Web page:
( Scroll down for the questions they asked)
The invitation to readers read
”Whether you prefer dissecting - or mocking - the efforts of 'Britain's brightest business prospects' on The Apprentice, it is clear from watching the show that to be worthy of landing the chance to work with Lord Sugar a flair for sales is essential.
After all, whether you are a fan of the series or not, you don't have to look far to see how important sales experience is to getting ahead in business.
Miles Brignall, writing for Guardian Money, said a close look at the profiles of managing directors which routinely feature in the broadsheets will often reveal sales experience on their CV - quite often at the start of their career.
In fact, he said sales experience is almost a prerequisite if you want to be a corporate leader.
It's not surprising then that working in sales is perceived as a strong graduate career choice - and working in this area even acts as a springboard to bigger and better things. According to Brignall, a stint in sales can allow graduates to get their foot in the door of a large organization, which can open up a raft of career possibilities.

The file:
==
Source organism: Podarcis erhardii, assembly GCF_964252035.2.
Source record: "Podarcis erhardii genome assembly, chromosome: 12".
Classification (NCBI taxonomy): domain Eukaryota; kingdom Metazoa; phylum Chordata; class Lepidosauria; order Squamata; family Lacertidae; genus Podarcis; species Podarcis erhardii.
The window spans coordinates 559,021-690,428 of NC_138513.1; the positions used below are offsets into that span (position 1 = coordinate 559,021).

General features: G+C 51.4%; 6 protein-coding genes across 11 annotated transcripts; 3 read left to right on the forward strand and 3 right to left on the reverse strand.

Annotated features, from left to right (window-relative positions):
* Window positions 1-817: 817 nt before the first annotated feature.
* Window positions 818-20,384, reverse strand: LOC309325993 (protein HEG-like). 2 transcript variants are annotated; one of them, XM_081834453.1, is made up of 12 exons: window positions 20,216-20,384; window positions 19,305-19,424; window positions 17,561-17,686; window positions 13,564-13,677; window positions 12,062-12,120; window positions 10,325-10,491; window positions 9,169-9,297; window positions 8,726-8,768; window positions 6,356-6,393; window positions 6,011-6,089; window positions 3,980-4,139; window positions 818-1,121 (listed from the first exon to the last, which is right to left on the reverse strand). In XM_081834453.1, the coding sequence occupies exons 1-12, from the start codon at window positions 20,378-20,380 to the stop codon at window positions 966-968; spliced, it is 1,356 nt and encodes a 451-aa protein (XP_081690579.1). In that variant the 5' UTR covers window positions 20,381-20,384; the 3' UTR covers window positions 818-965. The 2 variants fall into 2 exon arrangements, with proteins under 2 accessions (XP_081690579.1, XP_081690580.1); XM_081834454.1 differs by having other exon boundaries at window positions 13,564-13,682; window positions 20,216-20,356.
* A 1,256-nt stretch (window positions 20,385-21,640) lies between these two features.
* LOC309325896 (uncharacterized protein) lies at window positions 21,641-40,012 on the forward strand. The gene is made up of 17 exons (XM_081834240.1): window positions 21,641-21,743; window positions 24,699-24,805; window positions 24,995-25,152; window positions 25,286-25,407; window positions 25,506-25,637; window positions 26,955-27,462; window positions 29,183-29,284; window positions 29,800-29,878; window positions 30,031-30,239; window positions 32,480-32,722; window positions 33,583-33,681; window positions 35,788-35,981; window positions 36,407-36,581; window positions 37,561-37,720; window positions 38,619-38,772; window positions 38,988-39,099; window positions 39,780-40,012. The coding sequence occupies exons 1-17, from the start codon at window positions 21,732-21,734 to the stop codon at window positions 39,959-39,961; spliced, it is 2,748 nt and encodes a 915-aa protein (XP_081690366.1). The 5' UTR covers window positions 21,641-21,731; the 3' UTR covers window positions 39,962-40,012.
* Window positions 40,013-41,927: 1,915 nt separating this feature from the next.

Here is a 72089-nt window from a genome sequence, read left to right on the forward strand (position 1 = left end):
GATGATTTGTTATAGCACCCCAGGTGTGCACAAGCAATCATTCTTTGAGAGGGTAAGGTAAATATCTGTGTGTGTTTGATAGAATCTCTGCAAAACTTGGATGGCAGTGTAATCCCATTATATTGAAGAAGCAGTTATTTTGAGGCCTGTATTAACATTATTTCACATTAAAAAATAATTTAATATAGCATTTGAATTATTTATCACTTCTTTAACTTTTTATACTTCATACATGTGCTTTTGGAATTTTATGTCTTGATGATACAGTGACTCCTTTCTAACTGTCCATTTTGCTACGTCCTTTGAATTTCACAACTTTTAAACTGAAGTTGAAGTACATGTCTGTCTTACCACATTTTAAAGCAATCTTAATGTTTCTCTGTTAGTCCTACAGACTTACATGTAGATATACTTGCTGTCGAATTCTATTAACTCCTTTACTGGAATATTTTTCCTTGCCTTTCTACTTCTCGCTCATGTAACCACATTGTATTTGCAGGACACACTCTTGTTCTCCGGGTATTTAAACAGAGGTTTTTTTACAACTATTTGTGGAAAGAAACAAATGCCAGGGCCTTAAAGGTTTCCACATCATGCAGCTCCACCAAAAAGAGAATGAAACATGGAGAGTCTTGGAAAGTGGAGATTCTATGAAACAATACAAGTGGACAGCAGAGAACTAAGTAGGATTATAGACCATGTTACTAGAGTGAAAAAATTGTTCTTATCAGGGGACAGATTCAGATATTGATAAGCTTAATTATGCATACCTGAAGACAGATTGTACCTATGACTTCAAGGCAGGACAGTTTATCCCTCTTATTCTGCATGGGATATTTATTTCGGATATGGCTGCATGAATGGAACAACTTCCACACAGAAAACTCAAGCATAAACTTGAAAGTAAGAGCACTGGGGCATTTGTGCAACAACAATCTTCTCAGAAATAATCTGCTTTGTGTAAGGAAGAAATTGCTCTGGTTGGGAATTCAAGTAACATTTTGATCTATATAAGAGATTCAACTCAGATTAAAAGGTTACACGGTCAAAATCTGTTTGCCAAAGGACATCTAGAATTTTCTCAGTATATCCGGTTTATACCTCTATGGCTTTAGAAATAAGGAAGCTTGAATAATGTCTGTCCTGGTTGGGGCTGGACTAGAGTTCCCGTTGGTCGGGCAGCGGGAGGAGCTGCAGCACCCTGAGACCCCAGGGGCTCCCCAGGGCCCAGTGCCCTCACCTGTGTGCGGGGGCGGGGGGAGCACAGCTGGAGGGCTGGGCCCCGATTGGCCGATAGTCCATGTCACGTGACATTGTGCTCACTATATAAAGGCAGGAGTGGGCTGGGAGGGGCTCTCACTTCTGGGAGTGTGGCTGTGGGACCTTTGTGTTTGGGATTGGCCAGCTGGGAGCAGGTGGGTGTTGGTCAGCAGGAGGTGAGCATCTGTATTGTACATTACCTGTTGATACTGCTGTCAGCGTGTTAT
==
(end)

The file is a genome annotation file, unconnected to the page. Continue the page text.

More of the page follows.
So, if you'd like to know more about what is involved and how you can land your first sales role, we've decided to run a live Q & A examining what it takes to break into graduate sales “
Here are some of the questions from undergraduates and graduates :-
1. I'm not 100% sure whether I want to do Sales in the long run, or even if I will be a good Salesperson. Should I commit to a 2 year Sales training scheme if this is the case?
2. I have noticed a lot of CEOs have sales experience. My question is, would you say that if a graduate who doesn't particularly excel at sales is doomed to have a mediocre career?
3. I don't class myself as having an innate ability to sell, but surely given the right training I would be able to do it?
4. Additionally, would it help the many unemployed graduates if companies (sales sector included) acknowledged that training is the answer, rather than placing very high standards on their many competitive graduate schemes?
5. We've touched a bit of the different types of personalities that are attracted to a career in sales. I was wondering if the panel could explain how a graduate can discover if they have what it takes to get ahead in sales?
6. My question is how is best to develop my career through sales & what progression should I am for.
7. Why pick a graduate over another 21 year old with 3 more years’ experience in the world of work?
8. Any market trader can sell. Why do people need to put themselves £30k into the red to get a job with no security?